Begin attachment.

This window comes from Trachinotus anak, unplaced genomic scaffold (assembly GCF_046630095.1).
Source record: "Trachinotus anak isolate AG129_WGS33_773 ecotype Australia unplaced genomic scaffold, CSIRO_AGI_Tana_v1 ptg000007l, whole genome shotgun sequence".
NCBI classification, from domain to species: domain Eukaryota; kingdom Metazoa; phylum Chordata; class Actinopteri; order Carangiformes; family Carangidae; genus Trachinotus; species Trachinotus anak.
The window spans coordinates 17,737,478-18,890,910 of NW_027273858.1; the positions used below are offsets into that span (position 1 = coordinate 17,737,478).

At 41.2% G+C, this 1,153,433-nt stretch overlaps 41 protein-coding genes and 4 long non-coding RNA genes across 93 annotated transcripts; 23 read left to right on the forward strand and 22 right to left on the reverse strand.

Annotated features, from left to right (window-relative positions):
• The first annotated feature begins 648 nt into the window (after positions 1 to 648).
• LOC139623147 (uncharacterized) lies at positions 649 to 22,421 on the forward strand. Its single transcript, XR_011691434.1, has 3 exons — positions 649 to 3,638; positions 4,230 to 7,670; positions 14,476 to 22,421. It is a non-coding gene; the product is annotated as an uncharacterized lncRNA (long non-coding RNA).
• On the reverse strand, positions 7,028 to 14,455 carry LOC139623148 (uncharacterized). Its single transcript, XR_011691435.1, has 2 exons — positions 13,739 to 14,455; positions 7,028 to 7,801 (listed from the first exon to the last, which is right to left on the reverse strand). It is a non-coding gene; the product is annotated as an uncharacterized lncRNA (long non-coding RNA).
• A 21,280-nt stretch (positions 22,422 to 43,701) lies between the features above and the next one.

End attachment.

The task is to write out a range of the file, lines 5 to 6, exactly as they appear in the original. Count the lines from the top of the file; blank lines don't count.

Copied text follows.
At 41.2% G+C, this 1,153,433-nt stretch overlaps 41 protein-coding genes and 4 long non-coding RNA genes across 93 annotated transcripts; 23 read left to right on the forward strand and 22 right to left on the reverse strand.

Annotated features, from left to right (window-relative positions):